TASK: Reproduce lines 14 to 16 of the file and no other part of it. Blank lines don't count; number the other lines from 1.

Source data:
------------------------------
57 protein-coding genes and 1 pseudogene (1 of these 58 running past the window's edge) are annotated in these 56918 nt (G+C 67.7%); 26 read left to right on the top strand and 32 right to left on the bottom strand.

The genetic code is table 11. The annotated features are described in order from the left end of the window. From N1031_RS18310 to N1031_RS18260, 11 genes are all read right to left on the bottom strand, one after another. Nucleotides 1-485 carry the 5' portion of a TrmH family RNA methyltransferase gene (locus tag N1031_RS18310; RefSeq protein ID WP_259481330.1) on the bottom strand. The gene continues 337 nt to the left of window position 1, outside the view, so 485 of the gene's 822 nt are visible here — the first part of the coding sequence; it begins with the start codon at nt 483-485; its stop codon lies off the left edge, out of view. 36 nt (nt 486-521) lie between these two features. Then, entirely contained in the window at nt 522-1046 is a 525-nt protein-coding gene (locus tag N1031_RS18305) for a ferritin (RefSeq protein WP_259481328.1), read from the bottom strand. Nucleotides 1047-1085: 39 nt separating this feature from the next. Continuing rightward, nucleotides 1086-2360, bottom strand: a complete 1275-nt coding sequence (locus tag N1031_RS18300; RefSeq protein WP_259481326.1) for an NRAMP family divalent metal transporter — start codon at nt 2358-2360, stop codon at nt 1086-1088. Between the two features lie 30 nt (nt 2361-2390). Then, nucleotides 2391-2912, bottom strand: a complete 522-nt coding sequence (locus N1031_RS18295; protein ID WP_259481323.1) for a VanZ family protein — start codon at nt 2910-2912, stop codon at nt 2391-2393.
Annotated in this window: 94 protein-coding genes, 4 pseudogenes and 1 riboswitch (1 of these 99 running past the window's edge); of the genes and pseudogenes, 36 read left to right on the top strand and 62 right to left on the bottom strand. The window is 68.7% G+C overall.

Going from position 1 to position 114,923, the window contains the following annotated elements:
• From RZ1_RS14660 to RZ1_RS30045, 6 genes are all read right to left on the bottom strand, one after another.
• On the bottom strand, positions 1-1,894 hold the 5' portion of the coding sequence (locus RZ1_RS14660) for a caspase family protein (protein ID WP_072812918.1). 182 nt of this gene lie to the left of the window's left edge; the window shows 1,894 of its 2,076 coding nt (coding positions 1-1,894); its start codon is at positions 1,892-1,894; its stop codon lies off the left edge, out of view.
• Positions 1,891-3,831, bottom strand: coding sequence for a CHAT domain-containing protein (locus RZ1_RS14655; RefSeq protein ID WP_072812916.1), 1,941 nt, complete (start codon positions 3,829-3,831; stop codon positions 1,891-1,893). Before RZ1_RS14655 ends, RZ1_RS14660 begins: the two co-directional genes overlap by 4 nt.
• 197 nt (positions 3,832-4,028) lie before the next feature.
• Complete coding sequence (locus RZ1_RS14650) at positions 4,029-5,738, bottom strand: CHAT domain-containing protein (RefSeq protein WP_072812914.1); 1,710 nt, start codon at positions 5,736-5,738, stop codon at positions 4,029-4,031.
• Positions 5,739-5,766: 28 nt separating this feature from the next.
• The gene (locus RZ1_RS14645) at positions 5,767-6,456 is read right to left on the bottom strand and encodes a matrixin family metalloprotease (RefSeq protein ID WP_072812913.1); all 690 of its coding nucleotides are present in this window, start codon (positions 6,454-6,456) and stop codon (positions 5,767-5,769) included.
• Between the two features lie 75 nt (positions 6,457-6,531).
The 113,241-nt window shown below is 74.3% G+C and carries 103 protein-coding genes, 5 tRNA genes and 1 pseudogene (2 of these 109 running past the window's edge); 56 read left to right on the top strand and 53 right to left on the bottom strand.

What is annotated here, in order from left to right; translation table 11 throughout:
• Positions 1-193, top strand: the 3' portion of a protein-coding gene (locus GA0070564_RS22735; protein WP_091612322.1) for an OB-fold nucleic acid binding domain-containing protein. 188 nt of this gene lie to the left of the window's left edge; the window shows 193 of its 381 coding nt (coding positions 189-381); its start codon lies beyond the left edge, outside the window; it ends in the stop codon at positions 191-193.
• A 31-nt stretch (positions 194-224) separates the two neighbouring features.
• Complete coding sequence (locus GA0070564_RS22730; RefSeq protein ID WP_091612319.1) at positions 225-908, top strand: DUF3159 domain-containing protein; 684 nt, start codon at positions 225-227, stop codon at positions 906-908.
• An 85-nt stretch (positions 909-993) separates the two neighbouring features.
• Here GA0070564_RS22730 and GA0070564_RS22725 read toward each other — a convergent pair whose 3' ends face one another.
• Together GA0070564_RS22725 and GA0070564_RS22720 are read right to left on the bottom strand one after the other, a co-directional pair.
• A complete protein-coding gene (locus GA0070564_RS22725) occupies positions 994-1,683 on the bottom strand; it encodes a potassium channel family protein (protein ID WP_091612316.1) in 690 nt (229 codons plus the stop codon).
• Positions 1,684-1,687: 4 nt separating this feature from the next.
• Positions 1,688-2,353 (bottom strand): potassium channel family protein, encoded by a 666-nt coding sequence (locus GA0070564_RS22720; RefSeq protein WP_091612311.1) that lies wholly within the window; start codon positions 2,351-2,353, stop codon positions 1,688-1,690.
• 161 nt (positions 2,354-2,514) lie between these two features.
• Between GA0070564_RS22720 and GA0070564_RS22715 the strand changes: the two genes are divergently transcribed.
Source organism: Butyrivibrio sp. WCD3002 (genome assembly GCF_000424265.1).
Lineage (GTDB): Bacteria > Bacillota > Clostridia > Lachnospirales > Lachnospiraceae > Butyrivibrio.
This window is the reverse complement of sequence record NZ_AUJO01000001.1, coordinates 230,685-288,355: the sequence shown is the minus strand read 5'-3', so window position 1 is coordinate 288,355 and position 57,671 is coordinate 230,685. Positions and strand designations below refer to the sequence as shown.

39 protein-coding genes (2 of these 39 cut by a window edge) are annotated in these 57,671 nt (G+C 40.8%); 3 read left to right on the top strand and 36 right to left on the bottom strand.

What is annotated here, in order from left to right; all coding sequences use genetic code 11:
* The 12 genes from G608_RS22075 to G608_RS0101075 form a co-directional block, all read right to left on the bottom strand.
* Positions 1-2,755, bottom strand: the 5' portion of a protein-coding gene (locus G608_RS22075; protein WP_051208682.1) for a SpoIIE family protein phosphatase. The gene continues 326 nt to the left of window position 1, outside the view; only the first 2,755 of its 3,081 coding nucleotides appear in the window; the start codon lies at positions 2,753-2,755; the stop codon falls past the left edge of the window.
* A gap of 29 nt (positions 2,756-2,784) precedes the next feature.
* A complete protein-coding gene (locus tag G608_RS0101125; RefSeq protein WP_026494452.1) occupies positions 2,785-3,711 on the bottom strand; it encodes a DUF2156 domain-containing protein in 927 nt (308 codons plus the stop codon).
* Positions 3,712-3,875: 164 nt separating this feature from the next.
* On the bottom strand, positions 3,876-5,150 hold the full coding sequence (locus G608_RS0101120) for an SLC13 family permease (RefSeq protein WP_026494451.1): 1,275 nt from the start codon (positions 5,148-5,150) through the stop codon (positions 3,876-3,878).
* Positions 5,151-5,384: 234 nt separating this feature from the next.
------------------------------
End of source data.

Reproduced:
What is annotated here, in order from left to right; translation table 11 throughout:
• Positions 1-193, top strand: the 3' portion of a protein-coding gene (locus GA0070564_RS22735; protein WP_091612322.1) for an OB-fold nucleic acid binding domain-containing protein. 188 nt of this gene lie to the left of the window's left edge; the window shows 193 of its 381 coding nt (coding positions 189-381); its start codon lies beyond the left edge, outside the window; it ends in the stop codon at positions 191-193.
• A 31-nt stretch (positions 194-224) separates the two neighbouring features.